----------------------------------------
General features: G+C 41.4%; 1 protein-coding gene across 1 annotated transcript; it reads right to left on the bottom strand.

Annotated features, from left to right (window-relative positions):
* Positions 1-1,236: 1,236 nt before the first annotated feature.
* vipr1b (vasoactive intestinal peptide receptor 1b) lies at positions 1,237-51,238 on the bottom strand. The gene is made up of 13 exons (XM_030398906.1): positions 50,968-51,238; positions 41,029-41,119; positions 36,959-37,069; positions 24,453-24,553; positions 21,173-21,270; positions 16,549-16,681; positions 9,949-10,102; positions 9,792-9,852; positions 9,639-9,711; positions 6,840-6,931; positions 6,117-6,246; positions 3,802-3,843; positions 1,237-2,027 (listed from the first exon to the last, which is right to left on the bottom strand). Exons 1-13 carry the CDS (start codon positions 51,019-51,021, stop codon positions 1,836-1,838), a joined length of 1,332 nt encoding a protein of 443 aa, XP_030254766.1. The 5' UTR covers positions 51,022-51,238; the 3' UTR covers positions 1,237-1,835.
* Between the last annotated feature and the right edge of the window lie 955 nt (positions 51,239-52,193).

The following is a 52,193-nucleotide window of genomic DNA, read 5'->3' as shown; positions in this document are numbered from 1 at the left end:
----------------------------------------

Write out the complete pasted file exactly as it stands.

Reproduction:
General features: G+C 41.4%; 1 protein-coding gene across 1 annotated transcript; it reads right to left on the bottom strand.

Annotated features, from left to right (window-relative positions):
* Positions 1-1,236: 1,236 nt before the first annotated feature.
* vipr1b (vasoactive intestinal peptide receptor 1b) lies at positions 1,237-51,238 on the bottom strand. The gene is made up of 13 exons (XM_030398906.1): positions 50,968-51,238; positions 41,029-41,119; positions 36,959-37,069; positions 24,453-24,553; positions 21,173-21,270; positions 16,549-16,681; positions 9,949-10,102; positions 9,792-9,852; positions 9,639-9,711; positions 6,840-6,931; positions 6,117-6,246; positions 3,802-3,843; positions 1,237-2,027 (listed from the first exon to the last, which is right to left on the bottom strand). Exons 1-13 carry the CDS (start codon positions 51,019-51,021, stop codon positions 1,836-1,838), a joined length of 1,332 nt encoding a protein of 443 aa, XP_030254766.1. The 5' UTR covers positions 51,022-51,238; the 3' UTR covers positions 1,237-1,835.
* Between the last annotated feature and the right edge of the window lie 955 nt (positions 51,239-52,193).

The following is a 52,193-nucleotide window of genomic DNA, read 5'->3' as shown; positions in this document are numbered from 1 at the left end: